Extrait du fascinant article:
To the naked eye, there is not much similarity between a human hand and the fin of, say, a goldfish. A human hand is at the end of an arm. It has bones that develop from cartilage and contain blood vessels. This type of tissue is called endochondral bone.
A goldfish grows just a tiny cluster of endochondral bones at the base of its fin. The rest of the fin is taken up by thin rays, which are made of an entirely different tissue called dermal bone. Dermal bone does not start out as cartilage and does not contain blood vessels.
These differences have long puzzled scientists. The fossil record shows that we share a common aquatic ancestor with ray-finned fish that lived some 430 million years ago. Four-limbed creatures with spines — known as tetrapods — had evolved by 360 million years ago and went on to colonize dry land.
(...) When he is not digging for fossils, Dr. Shubin runs a lab at the University of Chicago, where he and his colleagues compare how tetrapods — mice, for example — and fish develop as embryos.
Their embryos start out looking very similar, consisting of heads and tails and not much in between. Two pairs of buds then develop on their flanks. In fish, the buds grow into fins. In tetrapods, they become limbs.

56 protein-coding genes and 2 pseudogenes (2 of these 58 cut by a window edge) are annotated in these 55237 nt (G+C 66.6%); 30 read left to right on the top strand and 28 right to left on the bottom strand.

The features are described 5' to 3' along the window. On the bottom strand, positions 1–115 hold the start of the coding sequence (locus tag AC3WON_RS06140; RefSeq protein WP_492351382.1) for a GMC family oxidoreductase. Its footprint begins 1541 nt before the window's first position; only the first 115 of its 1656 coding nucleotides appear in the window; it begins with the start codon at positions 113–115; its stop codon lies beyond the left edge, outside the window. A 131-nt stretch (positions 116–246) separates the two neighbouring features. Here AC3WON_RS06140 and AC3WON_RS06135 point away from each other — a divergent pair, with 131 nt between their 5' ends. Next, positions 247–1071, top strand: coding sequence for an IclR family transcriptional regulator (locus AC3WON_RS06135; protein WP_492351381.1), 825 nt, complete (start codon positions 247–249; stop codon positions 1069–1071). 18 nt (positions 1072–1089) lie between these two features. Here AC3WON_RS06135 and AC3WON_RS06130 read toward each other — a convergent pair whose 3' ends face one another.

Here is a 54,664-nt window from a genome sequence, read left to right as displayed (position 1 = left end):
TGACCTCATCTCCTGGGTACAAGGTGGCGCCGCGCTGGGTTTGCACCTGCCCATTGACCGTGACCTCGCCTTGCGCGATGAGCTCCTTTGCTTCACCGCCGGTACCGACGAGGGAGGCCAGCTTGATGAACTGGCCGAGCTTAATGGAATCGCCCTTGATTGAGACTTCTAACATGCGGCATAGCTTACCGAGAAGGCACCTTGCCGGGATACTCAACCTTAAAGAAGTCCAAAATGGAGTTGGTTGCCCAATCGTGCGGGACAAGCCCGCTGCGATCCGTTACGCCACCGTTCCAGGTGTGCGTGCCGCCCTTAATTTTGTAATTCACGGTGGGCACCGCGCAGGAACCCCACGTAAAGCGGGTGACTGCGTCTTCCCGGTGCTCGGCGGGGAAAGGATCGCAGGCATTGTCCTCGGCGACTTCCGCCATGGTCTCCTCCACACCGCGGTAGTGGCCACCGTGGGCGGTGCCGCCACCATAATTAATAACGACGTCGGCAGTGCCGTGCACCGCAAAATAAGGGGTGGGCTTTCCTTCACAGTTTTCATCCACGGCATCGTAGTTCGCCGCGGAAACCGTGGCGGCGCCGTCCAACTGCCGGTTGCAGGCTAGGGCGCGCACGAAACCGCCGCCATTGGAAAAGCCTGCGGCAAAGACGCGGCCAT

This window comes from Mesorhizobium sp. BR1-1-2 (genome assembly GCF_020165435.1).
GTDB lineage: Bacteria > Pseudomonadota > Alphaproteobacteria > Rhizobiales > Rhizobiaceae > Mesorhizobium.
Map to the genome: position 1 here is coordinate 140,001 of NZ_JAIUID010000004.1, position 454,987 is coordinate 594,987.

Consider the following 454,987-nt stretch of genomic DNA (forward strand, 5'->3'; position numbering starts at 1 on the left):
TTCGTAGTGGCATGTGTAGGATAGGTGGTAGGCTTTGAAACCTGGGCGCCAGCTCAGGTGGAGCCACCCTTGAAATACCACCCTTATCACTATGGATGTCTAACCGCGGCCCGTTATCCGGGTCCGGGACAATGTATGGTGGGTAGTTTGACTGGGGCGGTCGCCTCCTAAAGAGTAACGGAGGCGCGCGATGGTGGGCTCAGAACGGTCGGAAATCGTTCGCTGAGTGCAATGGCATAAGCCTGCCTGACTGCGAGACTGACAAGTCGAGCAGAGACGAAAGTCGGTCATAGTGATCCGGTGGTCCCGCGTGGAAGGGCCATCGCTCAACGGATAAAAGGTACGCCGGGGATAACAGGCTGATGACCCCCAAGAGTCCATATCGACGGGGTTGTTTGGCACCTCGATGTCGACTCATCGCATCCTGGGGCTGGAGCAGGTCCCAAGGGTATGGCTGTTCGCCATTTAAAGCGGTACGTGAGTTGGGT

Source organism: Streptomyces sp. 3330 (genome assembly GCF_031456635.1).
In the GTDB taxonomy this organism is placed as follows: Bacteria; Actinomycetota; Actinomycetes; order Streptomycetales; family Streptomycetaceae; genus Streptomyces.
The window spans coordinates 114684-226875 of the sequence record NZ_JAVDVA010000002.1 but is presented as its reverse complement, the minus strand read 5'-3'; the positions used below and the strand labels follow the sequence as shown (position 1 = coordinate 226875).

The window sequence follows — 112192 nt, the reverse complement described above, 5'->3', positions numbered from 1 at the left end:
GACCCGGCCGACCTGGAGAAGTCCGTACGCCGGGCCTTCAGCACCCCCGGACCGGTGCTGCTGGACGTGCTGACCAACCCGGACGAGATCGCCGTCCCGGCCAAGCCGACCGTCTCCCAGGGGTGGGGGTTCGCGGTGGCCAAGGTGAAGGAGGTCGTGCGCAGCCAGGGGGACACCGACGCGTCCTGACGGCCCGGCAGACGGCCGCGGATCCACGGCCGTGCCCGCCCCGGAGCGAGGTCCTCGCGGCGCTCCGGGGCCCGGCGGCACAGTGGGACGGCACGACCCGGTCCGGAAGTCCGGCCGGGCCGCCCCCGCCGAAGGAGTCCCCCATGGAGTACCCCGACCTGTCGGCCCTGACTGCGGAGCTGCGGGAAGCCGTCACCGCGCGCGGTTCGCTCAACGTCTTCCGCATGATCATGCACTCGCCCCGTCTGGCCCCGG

In recent decades, researchers have uncovered some of the genes that govern this development. In 1996, a team of French researchers studying mice discovered genes that are essential for the development of their legs.
When the scientists shut down two genes, called Hoxa-13 and Hoxd-13, the mice developed normal long bones in their legs. But their wrist and ankle bones failed to appear, and they did not grow any digits.
This discovery suggested that Hoxa-13 and Hoxd-13 genes tell certain cells in the tetrapod limb bud that they will develop into hands and feet.
(...) In 2013, a postdoctoral researcher in Dr. Shubin’s lab, Tetsuya Nakamura, started using Crispr to manipulate fish embryos. He chose zebrafish to study, because their transparent embryos make it easy to track their development.
(...) The new study was important because it revealed that the development of fins and limbs follows some of the same rules, said Matthew P. Harris, a geneticist at Harvard Medical School. In both cases, the Hox genes tell a clump of embryonic cells that they need to end up at the far end of an appendage. “The molecular address is the same,” said Dr. Harris (...)
In zebrafish, the cells that get that molecular address end up making dermal bone for fin rays. In tetrapods like us, the research indicates, the same cells produce endochondral bone in our hands and feet.
The new discovery could help make sense of the intermediate fish with limb-like fins that Dr. Shubin and his colleagues have unearthed. These animals still used the molecular addresses their ancestors used. But when their cells reached their addresses, some of them became endochondral bone instead of fin rays. It may have been a simple matter to shift from one kind of tissue to another.